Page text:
If the Supreme Court could rule on abortion despite the Constitution and their own precedent, what else could they deem a fundamental right?
Reason Two: Legal Authority
The Judicial branch of the United States was created to be pretty powerless. They cannot make or enforce laws, only decide if they are constitutional or not. Even then, they have no power to necessarily enforce their own rulings, nor can they make laws that support them. The Supreme Court is supposed to be made up of justices, not legislators. However, when Roe was decided they became just that.
“The key elements of the Roe framework – trimesters and viability – are not found in the text of the Constitution or in any place else one would expect to find a constitutional principle. … The result has been a web of legal rules that have become increasingly intricate, resembling a code of regulations rather than a body of constitutional doctrine,” Supreme Court justice William Rehnquist stated in the later court decision Webster v. Reproductive Health Services.
Roe v. Wade creates a set of minimum requirements that abortion restrictions have to meet in order to be legal. These requirements are not found in the Constitution, have no Constitutional precedent or backing, and take on the action of a law rather than a judicial ruling. For this reason alone Roe reaches past the boundaries of the Supreme Court, and therefore should be overturned.
Reason Three: Power to the States
Because the Constitution does not include a right to an abortion and because of the moral conflict that is abortion, the states and therefore the people should decide what restrictions should be put into place or taken away. The Supreme Court is not elected by the people, and for good reason. Their decisions are not as easily swayed based on popularity with American citizens because they are not trying to be reelected. Although this works well for Constitutional questions, issues that are controversial and do not have Constitutional backing should be left up to the state legislators.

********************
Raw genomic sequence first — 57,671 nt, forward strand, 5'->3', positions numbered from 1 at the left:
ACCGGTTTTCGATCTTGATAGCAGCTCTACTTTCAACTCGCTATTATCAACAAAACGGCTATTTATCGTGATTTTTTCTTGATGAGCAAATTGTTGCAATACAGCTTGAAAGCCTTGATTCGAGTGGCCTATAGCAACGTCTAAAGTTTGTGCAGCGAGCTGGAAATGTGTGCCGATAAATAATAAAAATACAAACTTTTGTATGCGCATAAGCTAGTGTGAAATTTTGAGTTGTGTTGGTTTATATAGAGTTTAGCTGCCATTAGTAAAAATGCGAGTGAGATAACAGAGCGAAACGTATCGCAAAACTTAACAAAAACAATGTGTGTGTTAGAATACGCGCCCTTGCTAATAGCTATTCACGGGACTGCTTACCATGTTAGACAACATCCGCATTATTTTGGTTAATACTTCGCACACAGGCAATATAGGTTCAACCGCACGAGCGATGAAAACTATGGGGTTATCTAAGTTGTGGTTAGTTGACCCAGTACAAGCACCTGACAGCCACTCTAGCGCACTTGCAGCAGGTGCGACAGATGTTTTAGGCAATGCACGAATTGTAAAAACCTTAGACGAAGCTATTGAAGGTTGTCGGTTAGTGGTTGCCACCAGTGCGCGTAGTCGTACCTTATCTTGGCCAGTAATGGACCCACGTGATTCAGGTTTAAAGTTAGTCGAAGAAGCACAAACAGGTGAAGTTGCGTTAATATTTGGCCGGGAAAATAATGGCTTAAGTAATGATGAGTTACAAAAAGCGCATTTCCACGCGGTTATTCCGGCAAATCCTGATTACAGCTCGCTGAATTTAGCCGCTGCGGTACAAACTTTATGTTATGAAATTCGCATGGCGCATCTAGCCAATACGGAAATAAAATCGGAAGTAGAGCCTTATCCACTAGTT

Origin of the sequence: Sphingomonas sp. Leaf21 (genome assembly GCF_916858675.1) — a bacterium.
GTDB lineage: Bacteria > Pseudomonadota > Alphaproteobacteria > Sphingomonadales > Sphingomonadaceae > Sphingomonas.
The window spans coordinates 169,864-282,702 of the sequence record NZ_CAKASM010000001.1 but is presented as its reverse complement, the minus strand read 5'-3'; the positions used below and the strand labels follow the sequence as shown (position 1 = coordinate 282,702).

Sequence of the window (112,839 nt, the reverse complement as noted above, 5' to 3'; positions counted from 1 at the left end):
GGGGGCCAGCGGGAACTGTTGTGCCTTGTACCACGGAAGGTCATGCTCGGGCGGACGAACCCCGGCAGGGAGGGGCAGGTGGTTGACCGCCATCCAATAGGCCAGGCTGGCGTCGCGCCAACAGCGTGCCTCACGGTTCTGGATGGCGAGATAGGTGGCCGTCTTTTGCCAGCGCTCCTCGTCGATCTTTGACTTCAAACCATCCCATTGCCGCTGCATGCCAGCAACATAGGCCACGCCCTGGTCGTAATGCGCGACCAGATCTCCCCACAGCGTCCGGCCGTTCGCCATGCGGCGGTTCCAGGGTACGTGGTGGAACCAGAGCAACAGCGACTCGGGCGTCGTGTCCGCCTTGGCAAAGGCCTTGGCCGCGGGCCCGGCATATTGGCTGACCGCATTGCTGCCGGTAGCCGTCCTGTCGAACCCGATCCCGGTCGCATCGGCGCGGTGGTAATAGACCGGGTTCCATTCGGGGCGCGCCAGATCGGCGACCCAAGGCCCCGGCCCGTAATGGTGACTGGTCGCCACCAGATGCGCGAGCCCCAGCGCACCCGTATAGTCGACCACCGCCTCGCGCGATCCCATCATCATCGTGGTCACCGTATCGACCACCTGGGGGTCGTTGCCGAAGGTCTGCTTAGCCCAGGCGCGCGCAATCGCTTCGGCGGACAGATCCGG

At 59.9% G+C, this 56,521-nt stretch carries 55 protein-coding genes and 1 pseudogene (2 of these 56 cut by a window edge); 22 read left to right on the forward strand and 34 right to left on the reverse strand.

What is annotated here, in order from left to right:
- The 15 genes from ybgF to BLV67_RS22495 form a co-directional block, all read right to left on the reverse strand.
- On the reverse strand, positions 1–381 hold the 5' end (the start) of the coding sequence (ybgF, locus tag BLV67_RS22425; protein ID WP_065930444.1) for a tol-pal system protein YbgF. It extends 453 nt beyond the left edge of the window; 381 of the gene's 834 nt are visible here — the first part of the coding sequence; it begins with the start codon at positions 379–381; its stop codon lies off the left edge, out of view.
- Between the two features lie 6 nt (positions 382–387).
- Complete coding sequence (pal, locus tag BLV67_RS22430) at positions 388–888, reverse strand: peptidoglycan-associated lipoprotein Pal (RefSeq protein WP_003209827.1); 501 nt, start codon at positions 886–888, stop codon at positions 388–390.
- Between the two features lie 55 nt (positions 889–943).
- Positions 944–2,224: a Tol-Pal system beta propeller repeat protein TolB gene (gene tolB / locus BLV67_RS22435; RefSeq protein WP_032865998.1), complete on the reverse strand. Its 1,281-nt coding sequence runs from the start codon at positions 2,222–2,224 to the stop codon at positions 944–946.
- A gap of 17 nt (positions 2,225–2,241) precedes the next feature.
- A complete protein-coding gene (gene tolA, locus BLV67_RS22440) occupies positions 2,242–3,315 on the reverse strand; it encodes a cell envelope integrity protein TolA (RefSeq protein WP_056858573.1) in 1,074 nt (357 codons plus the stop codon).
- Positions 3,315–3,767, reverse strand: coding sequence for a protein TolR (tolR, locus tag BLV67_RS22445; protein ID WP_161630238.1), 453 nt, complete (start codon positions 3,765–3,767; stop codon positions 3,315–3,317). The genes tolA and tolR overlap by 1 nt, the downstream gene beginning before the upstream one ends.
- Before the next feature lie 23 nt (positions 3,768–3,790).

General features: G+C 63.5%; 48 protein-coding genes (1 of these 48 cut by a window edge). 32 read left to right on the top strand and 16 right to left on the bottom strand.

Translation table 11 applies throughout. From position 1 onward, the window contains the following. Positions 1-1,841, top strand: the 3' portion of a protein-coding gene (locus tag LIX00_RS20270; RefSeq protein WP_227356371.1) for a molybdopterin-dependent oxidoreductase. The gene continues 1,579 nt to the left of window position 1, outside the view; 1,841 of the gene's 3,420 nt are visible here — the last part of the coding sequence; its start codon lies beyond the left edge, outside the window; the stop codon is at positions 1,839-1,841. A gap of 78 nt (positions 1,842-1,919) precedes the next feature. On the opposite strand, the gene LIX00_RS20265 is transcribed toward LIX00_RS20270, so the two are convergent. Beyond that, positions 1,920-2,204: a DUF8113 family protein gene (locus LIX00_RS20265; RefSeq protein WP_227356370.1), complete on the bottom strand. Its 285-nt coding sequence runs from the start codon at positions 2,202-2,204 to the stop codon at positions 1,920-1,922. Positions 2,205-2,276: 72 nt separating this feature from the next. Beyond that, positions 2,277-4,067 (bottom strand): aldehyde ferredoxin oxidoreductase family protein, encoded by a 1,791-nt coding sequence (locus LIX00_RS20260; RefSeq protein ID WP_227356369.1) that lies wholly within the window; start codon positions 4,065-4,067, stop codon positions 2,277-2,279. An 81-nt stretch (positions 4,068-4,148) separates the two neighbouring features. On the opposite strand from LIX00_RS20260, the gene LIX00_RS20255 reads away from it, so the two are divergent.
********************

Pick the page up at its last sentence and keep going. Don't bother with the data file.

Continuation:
When Roe was decided, it stripped the power of the American people and state governments regarding abortion away. It did not matter how the people felt in each state; their decision making was limited based on the opinions of a couple justices. This is not how it should be.
“It is time to heed the Constitution and return the issue of abortion to the people’s elected representatives. ‘The permissibility of abortion, and the limitations, upon it, are to be resolved like most important questions in our democracy: by citizens trying to persuade one another and then voting,’” Alito stated in the majority opinion.
The importance of upholding American democracy through state representatives making decisions on moral issues based on their constituents is vital. By overturning Roe v. Wade, our Supreme Court justices have the opportunity to do just that.
Roe v. Wade is a decision that should never have been made. It is an overreach of judicial power, has no Constitutional backing, and should have kept the issue of abortion at the state level. As we wrestle with the conflicting arguments regarding not only Roe v. Wade but also abortion, let’s remember what the Judicial branch was created to do, and also keep in mind that although it may be overturned, the question of abortion is still one that will persist into the future.
Photo by Anna Berkheimer
Protect Roe v. Wade
The Supreme Court case Roe v. Wade is objectively constitutional and necessary to the societal progression of the United States.
The 1973 Roe v. Wade case was decided on a 7-2 majority decision. One of the concurring judges, Justice Blackmun, said that the case was decided from an implicit reading of the Due Process Clause in the 14th Amendment to the Constitution, which stated that “…nor shall any state deprive any person of life, liberty, or property, without due process of law”.